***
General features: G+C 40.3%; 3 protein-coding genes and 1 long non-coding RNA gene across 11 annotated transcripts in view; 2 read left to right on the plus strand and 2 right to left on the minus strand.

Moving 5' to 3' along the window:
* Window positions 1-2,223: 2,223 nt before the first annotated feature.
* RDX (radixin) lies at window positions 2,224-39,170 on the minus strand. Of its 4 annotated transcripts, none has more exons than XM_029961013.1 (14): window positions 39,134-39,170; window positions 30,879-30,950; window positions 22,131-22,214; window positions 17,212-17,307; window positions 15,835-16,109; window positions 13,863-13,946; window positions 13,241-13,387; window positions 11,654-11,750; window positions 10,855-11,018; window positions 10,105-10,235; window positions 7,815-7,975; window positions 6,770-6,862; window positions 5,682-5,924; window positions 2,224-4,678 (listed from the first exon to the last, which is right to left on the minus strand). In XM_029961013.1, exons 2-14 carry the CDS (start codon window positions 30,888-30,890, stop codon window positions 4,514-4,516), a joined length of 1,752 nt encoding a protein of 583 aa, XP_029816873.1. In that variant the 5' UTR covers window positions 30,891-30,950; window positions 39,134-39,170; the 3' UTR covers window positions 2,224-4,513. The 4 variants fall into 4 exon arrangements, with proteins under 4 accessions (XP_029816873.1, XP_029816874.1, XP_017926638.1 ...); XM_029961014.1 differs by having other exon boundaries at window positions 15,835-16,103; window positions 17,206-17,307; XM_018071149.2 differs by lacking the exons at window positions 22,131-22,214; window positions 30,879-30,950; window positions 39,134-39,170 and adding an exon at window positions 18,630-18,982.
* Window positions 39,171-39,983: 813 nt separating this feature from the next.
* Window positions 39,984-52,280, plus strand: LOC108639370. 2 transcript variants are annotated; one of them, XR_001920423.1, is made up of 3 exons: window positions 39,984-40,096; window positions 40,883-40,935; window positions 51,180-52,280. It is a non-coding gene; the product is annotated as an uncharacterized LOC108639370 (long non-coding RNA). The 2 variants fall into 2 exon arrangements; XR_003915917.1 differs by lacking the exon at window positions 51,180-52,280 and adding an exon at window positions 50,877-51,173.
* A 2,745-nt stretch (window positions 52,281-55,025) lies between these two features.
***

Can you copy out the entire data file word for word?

General features: G+C 40.3%; 3 protein-coding genes and 1 long non-coding RNA gene across 11 annotated transcripts in view; 2 read left to right on the plus strand and 2 right to left on the minus strand.

Moving 5' to 3' along the window:
* Window positions 1-2,223: 2,223 nt before the first annotated feature.
* RDX (radixin) lies at window positions 2,224-39,170 on the minus strand. Of its 4 annotated transcripts, none has more exons than XM_029961013.1 (14): window positions 39,134-39,170; window positions 30,879-30,950; window positions 22,131-22,214; window positions 17,212-17,307; window positions 15,835-16,109; window positions 13,863-13,946; window positions 13,241-13,387; window positions 11,654-11,750; window positions 10,855-11,018; window positions 10,105-10,235; window positions 7,815-7,975; window positions 6,770-6,862; window positions 5,682-5,924; window positions 2,224-4,678 (listed from the first exon to the last, which is right to left on the minus strand). In XM_029961013.1, exons 2-14 carry the CDS (start codon window positions 30,888-30,890, stop codon window positions 4,514-4,516), a joined length of 1,752 nt encoding a protein of 583 aa, XP_029816873.1. In that variant the 5' UTR covers window positions 30,891-30,950; window positions 39,134-39,170; the 3' UTR covers window positions 2,224-4,513. The 4 variants fall into 4 exon arrangements, with proteins under 4 accessions (XP_029816873.1, XP_029816874.1, XP_017926638.1 ...); XM_029961014.1 differs by having other exon boundaries at window positions 15,835-16,103; window positions 17,206-17,307; XM_018071149.2 differs by lacking the exons at window positions 22,131-22,214; window positions 30,879-30,950; window positions 39,134-39,170 and adding an exon at window positions 18,630-18,982.
* Window positions 39,171-39,983: 813 nt separating this feature from the next.
* Window positions 39,984-52,280, plus strand: LOC108639370. 2 transcript variants are annotated; one of them, XR_001920423.1, is made up of 3 exons: window positions 39,984-40,096; window positions 40,883-40,935; window positions 51,180-52,280. It is a non-coding gene; the product is annotated as an uncharacterized LOC108639370 (long non-coding RNA). The 2 variants fall into 2 exon arrangements; XR_003915917.1 differs by lacking the exon at window positions 51,180-52,280 and adding an exon at window positions 50,877-51,173.
* A 2,745-nt stretch (window positions 52,281-55,025) lies between these two features.